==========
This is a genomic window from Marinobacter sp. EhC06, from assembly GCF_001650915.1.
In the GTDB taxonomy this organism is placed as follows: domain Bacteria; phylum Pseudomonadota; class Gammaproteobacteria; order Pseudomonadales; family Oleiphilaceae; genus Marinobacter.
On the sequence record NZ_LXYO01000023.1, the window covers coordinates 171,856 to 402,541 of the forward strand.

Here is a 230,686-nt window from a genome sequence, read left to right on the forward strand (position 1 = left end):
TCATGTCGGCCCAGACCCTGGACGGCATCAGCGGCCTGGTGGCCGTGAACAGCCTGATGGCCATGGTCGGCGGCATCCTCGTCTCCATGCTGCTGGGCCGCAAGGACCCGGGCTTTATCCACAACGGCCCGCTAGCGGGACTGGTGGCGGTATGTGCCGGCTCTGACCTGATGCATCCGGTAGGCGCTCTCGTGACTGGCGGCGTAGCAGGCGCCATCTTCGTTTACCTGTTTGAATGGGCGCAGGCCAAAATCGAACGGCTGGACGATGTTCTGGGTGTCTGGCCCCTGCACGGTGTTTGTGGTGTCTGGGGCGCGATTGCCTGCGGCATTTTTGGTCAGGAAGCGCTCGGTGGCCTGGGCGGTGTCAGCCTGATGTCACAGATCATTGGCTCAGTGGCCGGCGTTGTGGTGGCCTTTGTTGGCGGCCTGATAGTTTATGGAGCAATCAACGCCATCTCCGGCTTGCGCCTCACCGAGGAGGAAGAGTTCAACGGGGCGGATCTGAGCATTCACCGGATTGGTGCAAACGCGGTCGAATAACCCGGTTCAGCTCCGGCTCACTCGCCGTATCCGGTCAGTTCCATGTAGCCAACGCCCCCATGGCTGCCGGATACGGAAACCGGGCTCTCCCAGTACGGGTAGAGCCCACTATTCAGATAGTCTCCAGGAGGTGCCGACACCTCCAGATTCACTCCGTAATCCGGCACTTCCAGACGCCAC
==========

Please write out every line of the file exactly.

This is a genomic window from Marinobacter sp. EhC06, from assembly GCF_001650915.1.
In the GTDB taxonomy this organism is placed as follows: domain Bacteria; phylum Pseudomonadota; class Gammaproteobacteria; order Pseudomonadales; family Oleiphilaceae; genus Marinobacter.
On the sequence record NZ_LXYO01000023.1, the window covers coordinates 171,856 to 402,541 of the forward strand.

Here is a 230,686-nt window from a genome sequence, read left to right on the forward strand (position 1 = left end):
TCATGTCGGCCCAGACCCTGGACGGCATCAGCGGCCTGGTGGCCGTGAACAGCCTGATGGCCATGGTCGGCGGCATCCTCGTCTCCATGCTGCTGGGCCGCAAGGACCCGGGCTTTATCCACAACGGCCCGCTAGCGGGACTGGTGGCGGTATGTGCCGGCTCTGACCTGATGCATCCGGTAGGCGCTCTCGTGACTGGCGGCGTAGCAGGCGCCATCTTCGTTTACCTGTTTGAATGGGCGCAGGCCAAAATCGAACGGCTGGACGATGTTCTGGGTGTCTGGCCCCTGCACGGTGTTTGTGGTGTCTGGGGCGCGATTGCCTGCGGCATTTTTGGTCAGGAAGCGCTCGGTGGCCTGGGCGGTGTCAGCCTGATGTCACAGATCATTGGCTCAGTGGCCGGCGTTGTGGTGGCCTTTGTTGGCGGCCTGATAGTTTATGGAGCAATCAACGCCATCTCCGGCTTGCGCCTCACCGAGGAGGAAGAGTTCAACGGGGCGGATCTGAGCATTCACCGGATTGGTGCAAACGCGGTCGAATAACCCGGTTCAGCTCCGGCTCACTCGCCGTATCCGGTCAGTTCCATGTAGCCAACGCCCCCATGGCTGCCGGATACGGAAACCGGGCTCTCCCAGTACGGGTAGAGCCCACTATTCAGATAGTCTCCAGGAGGTGCCGACACCTCCAGATTCACTCCGTAATCCGGCACTTCCAGACGCCAC